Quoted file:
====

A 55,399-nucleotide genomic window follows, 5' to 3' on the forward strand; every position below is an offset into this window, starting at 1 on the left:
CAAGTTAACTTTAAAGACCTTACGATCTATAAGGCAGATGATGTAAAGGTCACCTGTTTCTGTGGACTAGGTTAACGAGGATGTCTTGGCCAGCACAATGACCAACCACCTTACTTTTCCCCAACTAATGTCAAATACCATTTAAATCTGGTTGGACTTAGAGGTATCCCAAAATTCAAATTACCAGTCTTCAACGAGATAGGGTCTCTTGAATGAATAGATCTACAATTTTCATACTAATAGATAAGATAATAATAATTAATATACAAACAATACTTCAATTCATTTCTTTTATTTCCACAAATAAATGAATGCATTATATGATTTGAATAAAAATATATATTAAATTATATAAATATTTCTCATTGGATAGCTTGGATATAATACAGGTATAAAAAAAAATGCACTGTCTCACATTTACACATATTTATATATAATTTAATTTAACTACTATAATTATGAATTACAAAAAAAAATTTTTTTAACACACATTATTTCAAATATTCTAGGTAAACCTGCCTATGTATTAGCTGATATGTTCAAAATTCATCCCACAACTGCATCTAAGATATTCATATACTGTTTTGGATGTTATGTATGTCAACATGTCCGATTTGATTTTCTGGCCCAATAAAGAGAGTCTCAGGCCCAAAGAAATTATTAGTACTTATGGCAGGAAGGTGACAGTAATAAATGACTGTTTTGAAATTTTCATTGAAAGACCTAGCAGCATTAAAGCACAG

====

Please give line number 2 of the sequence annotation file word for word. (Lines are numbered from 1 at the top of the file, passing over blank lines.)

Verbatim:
CAAGTTAACTTTAAAGACCTTACGATCTATAAGGCAGATGATGTAAAGGTCACCTGTTTCTGTGGACTAGGTTAACGAGGATGTCTTGGCCAGCACAATGACCAACCACCTTACTTTTCCCCAACTAATGTCAAATACCATTTAAATCTGGTTGGACTTAGAGGTATCCCAAAATTCAAATTACCAGTCTTCAACGAGATAGGGTCTCTTGAATGAATAGATCTACAATTTTCATACTAATAGATAAGATAATAATAATTAATATACAAACAATACTTCAATTCATTTCTTTTATTTCCACAAATAAATGAATGCATTATATGATTTGAATAAAAATATATATTAAATTATATAAATATTTCTCATTGGATAGCTTGGATATAATACAGGTATAAAAAAAAATGCACTGTCTCACATTTACACATATTTATATATAATTTAATTTAACTACTATAATTATGAATTACAAAAAAAAATTTTTTTAACACACATTATTTCAAATATTCTAGGTAAACCTGCCTATGTATTAGCTGATATGTTCAAAATTCATCCCACAACTGCATCTAAGATATTCATATACTGTTTTGGATGTTATGTATGTCAACATGTCCGATTTGATTTTCTGGCCCAATAAAGAGAGTCTCAGGCCCAAAGAAATTATTAGTACTTATGGCAGGAAGGTGACAGTAATAAATGACTGTTTTGAAATTTTCATTGAAAGACCTAGCAGCATTAAAGCACAG